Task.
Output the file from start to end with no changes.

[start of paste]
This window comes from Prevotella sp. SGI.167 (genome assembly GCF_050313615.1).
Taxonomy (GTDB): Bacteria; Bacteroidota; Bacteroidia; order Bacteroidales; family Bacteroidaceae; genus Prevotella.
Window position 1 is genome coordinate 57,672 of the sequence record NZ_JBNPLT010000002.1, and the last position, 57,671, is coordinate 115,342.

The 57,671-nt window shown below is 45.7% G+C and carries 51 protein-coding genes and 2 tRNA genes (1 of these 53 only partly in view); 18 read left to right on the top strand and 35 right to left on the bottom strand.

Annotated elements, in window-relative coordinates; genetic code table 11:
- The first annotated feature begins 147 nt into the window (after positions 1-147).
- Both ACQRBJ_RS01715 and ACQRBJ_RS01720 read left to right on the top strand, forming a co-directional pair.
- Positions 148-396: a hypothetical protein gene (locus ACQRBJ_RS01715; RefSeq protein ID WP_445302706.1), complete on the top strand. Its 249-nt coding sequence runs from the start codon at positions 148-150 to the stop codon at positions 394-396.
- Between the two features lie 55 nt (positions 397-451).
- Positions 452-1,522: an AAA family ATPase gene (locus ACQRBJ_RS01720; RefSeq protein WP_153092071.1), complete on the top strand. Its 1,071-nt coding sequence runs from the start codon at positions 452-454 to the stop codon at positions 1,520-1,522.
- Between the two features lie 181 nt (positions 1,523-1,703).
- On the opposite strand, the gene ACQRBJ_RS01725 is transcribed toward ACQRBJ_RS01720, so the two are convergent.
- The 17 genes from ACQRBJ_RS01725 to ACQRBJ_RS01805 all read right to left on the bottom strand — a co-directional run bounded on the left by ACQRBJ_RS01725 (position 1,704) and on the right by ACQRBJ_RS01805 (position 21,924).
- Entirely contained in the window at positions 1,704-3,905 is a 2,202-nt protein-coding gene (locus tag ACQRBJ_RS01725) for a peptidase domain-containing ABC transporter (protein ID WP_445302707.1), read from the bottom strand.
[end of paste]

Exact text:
This window comes from Prevotella sp. SGI.167 (genome assembly GCF_050313615.1).
Taxonomy (GTDB): Bacteria; Bacteroidota; Bacteroidia; order Bacteroidales; family Bacteroidaceae; genus Prevotella.
Window position 1 is genome coordinate 57,672 of the sequence record NZ_JBNPLT010000002.1, and the last position, 57,671, is coordinate 115,342.

The 57,671-nt window shown below is 45.7% G+C and carries 51 protein-coding genes and 2 tRNA genes (1 of these 53 only partly in view); 18 read left to right on the top strand and 35 right to left on the bottom strand.

Annotated elements, in window-relative coordinates; genetic code table 11:
- The first annotated feature begins 147 nt into the window (after positions 1-147).
- Both ACQRBJ_RS01715 and ACQRBJ_RS01720 read left to right on the top strand, forming a co-directional pair.
- Positions 148-396: a hypothetical protein gene (locus ACQRBJ_RS01715; RefSeq protein ID WP_445302706.1), complete on the top strand. Its 249-nt coding sequence runs from the start codon at positions 148-150 to the stop codon at positions 394-396.
- Between the two features lie 55 nt (positions 397-451).
- Positions 452-1,522: an AAA family ATPase gene (locus ACQRBJ_RS01720; RefSeq protein WP_153092071.1), complete on the top strand. Its 1,071-nt coding sequence runs from the start codon at positions 452-454 to the stop codon at positions 1,520-1,522.
- Between the two features lie 181 nt (positions 1,523-1,703).
- On the opposite strand, the gene ACQRBJ_RS01725 is transcribed toward ACQRBJ_RS01720, so the two are convergent.
- The 17 genes from ACQRBJ_RS01725 to ACQRBJ_RS01805 all read right to left on the bottom strand — a co-directional run bounded on the left by ACQRBJ_RS01725 (position 1,704) and on the right by ACQRBJ_RS01805 (position 21,924).
- Entirely contained in the window at positions 1,704-3,905 is a 2,202-nt protein-coding gene (locus tag ACQRBJ_RS01725) for a peptidase domain-containing ABC transporter (protein ID WP_445302707.1), read from the bottom strand.